September 2, 2020

REBEL Core Cast 39.0 – Upper GI Bleed

Take Home Points

  • Focus on resuscitating well by focusing on the basics
  • Recognize Massive GIB (MGIB) with a thorough exam of the patient and vital signs (Shock index >0.7 is ABNORMAL and signals impending shock)
  • Obtain large bore PIV access and prioritize transfusion over crystalloids for MGIB
  • Get consultants on board early
  • Give adjunctive medications that impact mortality (ie A 3rd generation cephalosporin in patients with variceal bleeding or a history of cirrhosis)

REBEL Core Cast 39.0 – Upper GI Bleed

Definition and Recognition of Massive GI Bleeding (MGIB)

  • Not one consensus definition exists
  • Any bleeding from the GI tract (upper or lower) that results in
    • Hemodynamic instability (hypotension, dysrhythmias)
    • Poor perfusion (AMS, syncope, pallor, delayed capillary refill, decreased pulses)
    • Overt and rapid bleeding
    • Transfusion of 2 units pRBC in initial resuscitation
  • Spend time at the bedside looking for these things
    • AMS
    • Skin temperature, color
      • Pallor
      • Mottling
      • Capillary refill
    • Vital signs
      • Hypotension
      • Hypoxia
      • Shock Index (HR/SBP)
        • > 0.7 is ABNORMAL
        • > 1.0 may signal a need for massive transfusion
  • Characteristics that may predict the need for immediate intervention
    • UGIB
      • Tachycardia (LR 4.9)
      • Syncope (LR 3.0)
      • Hx of malignancy or cirrhosis (LR 3.7)
      • NG lavage returning BRB (LR 3.1)
    • LGIB
      • Similar for LGIB
      • Tachycardia
      • Syncope
      • HD instability
      • Active rectal bleeding
      • Non-tender abdominal exam
      • ASA use
      • Hx/o renal failure, liver failure, malignancy
  • A NORMAL HR is predictive for a NON-massive GIB
    • Check if patient is on a BB or CCB that may mask tachycardia
  • Localizing the bleed
    • Hematemesis
      • UGIB
    • Melena
      • Usually UGIB or
      • Proximal LGIB
    • Hematochezia
      • Usually LGIB or
      • Brisk UGIB (very sick patients!)

Basic Resuscitation First!

  • Reliable peripheral IV access
    • Short and fat lines!
    • IO if peripheral fails
  • Blood > crystalloid
  • Reverse anticoagulants
  • Secure the airway if needed
  • Get your consultants on board early (endoscopy/GI, surgery)

Adjunctive Medications

  • Proton pump inhibitors (PPI)
    • Cochrane Review
      • No effect on mortality, rebleeding, need for surgery
      • Decrease high risk stigmata in patients with peptic ulcer disease (PUD)
    • Bottom line: Doesn’t affect mortality so don’t prioritize during the initial resuscitation.  May give bolus after.
  • Octreotide
    • Somatostatin analog, vasoconstricts the splanchnic circulation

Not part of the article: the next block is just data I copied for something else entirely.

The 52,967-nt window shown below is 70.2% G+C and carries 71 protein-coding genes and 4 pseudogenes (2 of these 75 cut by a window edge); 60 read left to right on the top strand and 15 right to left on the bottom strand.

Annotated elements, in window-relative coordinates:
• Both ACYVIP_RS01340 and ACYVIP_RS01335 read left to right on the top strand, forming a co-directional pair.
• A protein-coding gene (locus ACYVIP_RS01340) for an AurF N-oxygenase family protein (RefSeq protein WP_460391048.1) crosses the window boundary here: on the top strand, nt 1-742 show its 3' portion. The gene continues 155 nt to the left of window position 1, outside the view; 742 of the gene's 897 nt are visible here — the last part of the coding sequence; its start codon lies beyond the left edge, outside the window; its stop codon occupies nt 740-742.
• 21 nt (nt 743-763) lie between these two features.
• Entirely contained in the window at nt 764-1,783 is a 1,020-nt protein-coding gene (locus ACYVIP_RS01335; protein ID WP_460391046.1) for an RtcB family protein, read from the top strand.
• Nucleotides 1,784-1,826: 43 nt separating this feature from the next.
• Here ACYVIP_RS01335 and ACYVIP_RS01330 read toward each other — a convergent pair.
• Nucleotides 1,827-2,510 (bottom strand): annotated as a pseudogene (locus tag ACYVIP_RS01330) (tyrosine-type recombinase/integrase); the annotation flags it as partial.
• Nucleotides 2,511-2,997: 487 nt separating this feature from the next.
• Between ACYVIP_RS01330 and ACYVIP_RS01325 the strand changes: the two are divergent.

• No effect on mortality in undifferentiated GIB
    • However, can decrease
      • Initial bleeding
      • Total transfusion
      • Need for surgery
    • Bottom line: Doesn’t affect mortality so don’t prioritize during the initial resuscitation.  May give bolus + infusion after.
  • TXA
    • Reduces the breakdown of fibrin clots, fibrinogen, and other plasma proteins
    • Recently published HALT-IT Trial provided good quality evidence
      • No difference in 5 day mortality due to bleeding
      • There WAS an increase in VTE (adverse events)
    • Bottom line: Not recommended to give routinely
    • If TEG/ROTEM demonstrates excessive fibrinolysis then TXA would be indicated
  • Antibiotics – Cephalosporins!
    • Decreases mortality in patients with variceal bleeding or undifferentiated bleeding in patients with cirrhosis
      • These patients are immunocompromised at baseline and GI bleeding puts them at risk for subsequent sepsis
      • 3rd generation cephalosporin
        • Ceftriaxone 1 gram
        • Cefotaxime 2 grams

Take Home Points:

  • Focus on resuscitating well by focusing on the basics
  • Recognize MGIB with a thorough exam of the patient and vital signs (Shock index >0.7 is ABNORMAL and signals impending shock)
  • Obtain large bore PIV access and prioritize transfusion over crystalloids for MGIB
  • Get consultants on board early
  • Give adjunctive medications that impact mortality (ie A 3rd generation cephalosporin in patients with variceal bleeding or a history of cirrhosis)

Post Peer Reviewed By: Salim R. Rezaie, MD (Twitter: @srrezaie)

Cite this article as: Anand Swaminathan, "REBEL Core Cast 39.0 – Upper GI Bleed", REBEL EM blog, September 2, 2020. Available at: https://rebelem.com/rebel-core-cast-39-0-upper-gi-bleed/.
The following two tabs change content below.

Anand Swaminathan

Clinical Assistant Professor of Emergency Medicine at St. Joe's Regional Medical Center (Paterson, NJ)
REBEL EM Associate Editor and Author

Latest posts by Anand Swaminathan (see all)

No Comments

Post A Comment

Time limit is exhausted. Please reload CAPTCHA.

0